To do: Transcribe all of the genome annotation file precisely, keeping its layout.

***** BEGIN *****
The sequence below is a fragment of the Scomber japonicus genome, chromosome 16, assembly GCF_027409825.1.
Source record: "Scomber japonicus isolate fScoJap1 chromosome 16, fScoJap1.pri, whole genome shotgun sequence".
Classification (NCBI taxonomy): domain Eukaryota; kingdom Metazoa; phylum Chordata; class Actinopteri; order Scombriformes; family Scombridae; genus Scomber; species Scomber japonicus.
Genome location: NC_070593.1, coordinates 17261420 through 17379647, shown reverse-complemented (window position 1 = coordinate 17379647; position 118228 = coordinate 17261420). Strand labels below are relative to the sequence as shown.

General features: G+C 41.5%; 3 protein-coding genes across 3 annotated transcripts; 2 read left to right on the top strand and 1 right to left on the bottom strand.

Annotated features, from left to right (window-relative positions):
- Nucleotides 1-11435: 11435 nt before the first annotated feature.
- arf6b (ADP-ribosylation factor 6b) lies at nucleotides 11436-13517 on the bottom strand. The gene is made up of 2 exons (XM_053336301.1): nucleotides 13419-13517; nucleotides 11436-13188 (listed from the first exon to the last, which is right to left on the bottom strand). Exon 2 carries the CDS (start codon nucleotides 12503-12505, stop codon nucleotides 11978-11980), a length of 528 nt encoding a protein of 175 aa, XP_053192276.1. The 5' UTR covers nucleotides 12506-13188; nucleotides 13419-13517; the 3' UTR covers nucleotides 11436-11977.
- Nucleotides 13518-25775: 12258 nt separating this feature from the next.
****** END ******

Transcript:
The sequence below is a fragment of the Scomber japonicus genome, chromosome 16, assembly GCF_027409825.1.
Source record: "Scomber japonicus isolate fScoJap1 chromosome 16, fScoJap1.pri, whole genome shotgun sequence".
Classification (NCBI taxonomy): domain Eukaryota; kingdom Metazoa; phylum Chordata; class Actinopteri; order Scombriformes; family Scombridae; genus Scomber; species Scomber japonicus.
Genome location: NC_070593.1, coordinates 17261420 through 17379647, shown reverse-complemented (window position 1 = coordinate 17379647; position 118228 = coordinate 17261420). Strand labels below are relative to the sequence as shown.

General features: G+C 41.5%; 3 protein-coding genes across 3 annotated transcripts; 2 read left to right on the top strand and 1 right to left on the bottom strand.

Annotated features, from left to right (window-relative positions):
- Nucleotides 1-11435: 11435 nt before the first annotated feature.
- arf6b (ADP-ribosylation factor 6b) lies at nucleotides 11436-13517 on the bottom strand. The gene is made up of 2 exons (XM_053336301.1): nucleotides 13419-13517; nucleotides 11436-13188 (listed from the first exon to the last, which is right to left on the bottom strand). Exon 2 carries the CDS (start codon nucleotides 12503-12505, stop codon nucleotides 11978-11980), a length of 528 nt encoding a protein of 175 aa, XP_053192276.1. The 5' UTR covers nucleotides 12506-13188; nucleotides 13419-13517; the 3' UTR covers nucleotides 11436-11977.
- Nucleotides 13518-25775: 12258 nt separating this feature from the next.